(e) All of the sub-contractor claims have applied exactly the same use of the Emden formula. No proof of alternative work has been provided in support. The Emden formula requires the original subcontract value to be input into the formula. However, the subcontract sum values used do not reflect what is contained in the supporting information. RGB's subcontractors have incorrectly input their adjusted subcontract value, inclusive of variations. The claims submitted are in consequence greatly inflated due to double claiming for variations works.


RGB has responded that it has paid its subcontractors significant percentages of the sums due (usually around 70%), with any sums not paid identified as sums remaining owed to the sub-contractors, and attaches the invoices and proofs of payment …. The exception is the JEM Group Limited, which fell into liquidation six months after Practical Completion. JEM's liquidator has reserved his/ the company's right to claim against RGB, as RGB has not paid JEM Group Limited (RGB says that it was unable to do so before JEM went into liquidation).


RGB contends that it has paid the sums for individual subcontractors' loss and expense that it sets out in the Scott Schedule ….. I note that that is obviously not so, on its own admission, in respect of JEM Group Limited."


  1. The adjudicator then addressed the claims in respect of JEM Group Limited (£436,684.38), JA Mechanical (£202,610.08), AM Carpentry & Building Welwyn Ltd. (£95,036.67), and David James Contract Services Southern Ltd. (£92,989.82). He decided that some amount, but in each case a significantly lesser sum, was due in respect of the sub-contractor.


  1. Victory House's case is that the adjudicator's determination of each of those claims ignored Victory House's defence that the claims were not genuine but were "manufactured", a defence that Victory House had raised in all its submissions in the adjudication. In their skeleton argument, Mr Hickey QC and Mr Patel submitted that:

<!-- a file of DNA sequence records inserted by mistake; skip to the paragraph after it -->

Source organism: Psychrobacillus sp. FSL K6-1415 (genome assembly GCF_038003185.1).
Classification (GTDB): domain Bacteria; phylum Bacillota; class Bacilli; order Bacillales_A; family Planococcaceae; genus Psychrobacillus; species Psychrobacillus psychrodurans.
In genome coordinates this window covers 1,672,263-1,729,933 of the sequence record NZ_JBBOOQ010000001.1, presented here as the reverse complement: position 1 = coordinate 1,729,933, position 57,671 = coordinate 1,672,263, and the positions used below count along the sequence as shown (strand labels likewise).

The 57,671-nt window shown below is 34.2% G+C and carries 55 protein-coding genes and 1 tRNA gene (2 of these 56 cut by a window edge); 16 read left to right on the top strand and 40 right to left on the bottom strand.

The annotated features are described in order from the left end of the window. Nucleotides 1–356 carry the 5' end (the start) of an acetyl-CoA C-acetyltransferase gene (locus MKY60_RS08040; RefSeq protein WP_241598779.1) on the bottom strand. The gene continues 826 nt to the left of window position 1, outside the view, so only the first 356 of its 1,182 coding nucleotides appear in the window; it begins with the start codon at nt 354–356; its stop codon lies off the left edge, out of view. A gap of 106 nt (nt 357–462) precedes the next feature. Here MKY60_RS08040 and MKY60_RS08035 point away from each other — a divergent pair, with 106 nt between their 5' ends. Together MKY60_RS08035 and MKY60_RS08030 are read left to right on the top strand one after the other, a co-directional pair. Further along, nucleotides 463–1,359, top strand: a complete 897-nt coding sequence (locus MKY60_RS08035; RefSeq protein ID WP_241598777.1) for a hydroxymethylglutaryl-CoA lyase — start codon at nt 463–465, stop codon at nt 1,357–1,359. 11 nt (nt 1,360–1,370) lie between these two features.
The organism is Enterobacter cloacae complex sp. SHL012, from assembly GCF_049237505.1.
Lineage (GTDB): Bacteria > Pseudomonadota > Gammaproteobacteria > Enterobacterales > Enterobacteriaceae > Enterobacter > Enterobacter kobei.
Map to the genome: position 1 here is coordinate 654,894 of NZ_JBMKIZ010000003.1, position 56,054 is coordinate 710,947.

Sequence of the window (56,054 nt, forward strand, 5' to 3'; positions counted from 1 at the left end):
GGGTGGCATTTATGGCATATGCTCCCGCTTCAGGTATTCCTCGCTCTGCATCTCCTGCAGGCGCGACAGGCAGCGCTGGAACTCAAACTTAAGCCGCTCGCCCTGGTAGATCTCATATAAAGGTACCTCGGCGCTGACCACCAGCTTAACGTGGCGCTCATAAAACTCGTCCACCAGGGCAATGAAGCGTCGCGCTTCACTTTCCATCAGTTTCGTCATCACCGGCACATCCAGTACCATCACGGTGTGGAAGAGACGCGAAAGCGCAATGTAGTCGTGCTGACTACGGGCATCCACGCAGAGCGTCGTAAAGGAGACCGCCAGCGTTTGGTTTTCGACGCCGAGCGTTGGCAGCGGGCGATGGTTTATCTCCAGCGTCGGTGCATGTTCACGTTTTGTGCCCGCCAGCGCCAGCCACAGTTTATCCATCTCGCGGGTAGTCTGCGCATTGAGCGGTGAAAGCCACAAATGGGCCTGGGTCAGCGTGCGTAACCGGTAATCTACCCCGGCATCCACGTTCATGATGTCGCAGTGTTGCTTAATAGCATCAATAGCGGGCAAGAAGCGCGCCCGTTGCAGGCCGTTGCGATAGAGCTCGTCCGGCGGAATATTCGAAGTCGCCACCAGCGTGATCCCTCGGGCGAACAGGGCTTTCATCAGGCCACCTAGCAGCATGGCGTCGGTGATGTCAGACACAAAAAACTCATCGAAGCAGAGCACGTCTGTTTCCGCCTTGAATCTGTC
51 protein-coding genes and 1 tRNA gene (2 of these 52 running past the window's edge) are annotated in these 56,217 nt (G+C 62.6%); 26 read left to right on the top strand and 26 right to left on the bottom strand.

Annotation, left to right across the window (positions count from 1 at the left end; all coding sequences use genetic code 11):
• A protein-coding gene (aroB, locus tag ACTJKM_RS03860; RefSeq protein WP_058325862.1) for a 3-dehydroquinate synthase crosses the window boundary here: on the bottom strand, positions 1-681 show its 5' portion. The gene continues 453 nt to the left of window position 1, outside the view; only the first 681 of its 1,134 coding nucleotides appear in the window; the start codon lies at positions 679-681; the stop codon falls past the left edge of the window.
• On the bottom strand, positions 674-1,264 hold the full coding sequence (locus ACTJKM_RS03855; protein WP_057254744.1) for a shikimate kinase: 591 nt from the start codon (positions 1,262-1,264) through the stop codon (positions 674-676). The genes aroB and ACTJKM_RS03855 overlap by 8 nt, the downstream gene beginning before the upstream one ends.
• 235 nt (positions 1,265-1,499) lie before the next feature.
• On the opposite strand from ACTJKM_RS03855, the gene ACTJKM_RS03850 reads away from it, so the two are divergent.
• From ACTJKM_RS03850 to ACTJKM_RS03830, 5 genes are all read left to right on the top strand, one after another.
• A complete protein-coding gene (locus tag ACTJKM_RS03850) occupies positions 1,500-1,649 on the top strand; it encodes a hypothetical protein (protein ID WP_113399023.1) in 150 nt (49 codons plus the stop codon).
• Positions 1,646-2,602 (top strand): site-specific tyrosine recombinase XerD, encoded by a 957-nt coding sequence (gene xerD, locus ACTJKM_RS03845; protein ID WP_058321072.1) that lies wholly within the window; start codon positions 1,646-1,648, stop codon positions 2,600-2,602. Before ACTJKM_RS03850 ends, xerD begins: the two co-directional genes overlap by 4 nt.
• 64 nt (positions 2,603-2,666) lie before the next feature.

"Dr Mastrandrea did not deal with the argument or even refer to it at all. This too amounts to a breach of natural justice."


They made clear that Victory House's case was that the claims were fraudulent. Mr Shirazi submits that a fundamental problem with Victory House's case is that the word fraud or fraudulent was never used in any one of Victory House's submissions in the adjudication. Victory House submits, however, that it would have been clear to the adjudicator that that was Victory House's case but, in any case, the substance of the defence ought to have been dealt with and it was not.




  1. This sort of defence of breach of natural justice is one in which a number of scenarios may appear and need to be differentiated because they may lead to very different results. The adjudicator (i) may deliberately fail to deal with an issue or defence (for example, because he has taken a particular view as to what is within his jurisdiction); or (ii) he may have inadvertently failed to deal with a defence or issue; or (iii) he may have failed to deal with some sub-issue (from which it may be inferred or concluded that he has failed to deal with the overarching issue either deliberately or inadvertently); or (iv) he may have failed to deal with some aspect of the evidence going to a defence or issue, again deliberately or inadvertently.


  1. In Pilon Ltd. v Breyer Group plc [2011] EWHC 2846 (TCC), Coulson J. held that the adjudicator's deliberate decision not to take into account a defence of set-off rendered the decision unenforceable. The contract in issue had involved works divided into two batches. The adjudicator wrongly considered that he did not have jurisdiction to consider a defence of set-off between the two batches. Coulson J summarised the applicable principles as follows at [22] (with cross-references omitted):


"22.1 The adjudicator must attempt to answer the question referred to him. The question may consist of a number of separate sub-issues. If the adjudicator has endeavoured generally to address those issues in order to answer the question, then, whether right or wrong, his decision is enforceable …


22.2 If the adjudicator fails to address the question referred to him because he has taken an erroneously restrictive view of his jurisdiction (and has, for example, failed even to consider the defence to the claim or some fundamental element of it), then that may make his decision unenforceable, either on grounds of jurisdiction or natural justice ….


22.3 However, for that result to obtain, the adjudicator's failure must be deliberate. If there has simply been an inadvertent failure to consider one of a number of issues embraced by the single dispute that the adjudicator has to decide, then such failure will not ordinarily render the decision unenforceable …


22.4 It goes without saying that any such failure must also be material …. In other words the error must be shown to have had a potentially significant effect on the overall result of the adjudication …


22.5 A factor which may be relevant to the court's consideration of this topic un any given case is whether or not the claiming party has brought about the adjudicator's error by a misguided attempt to take a tactical advantage."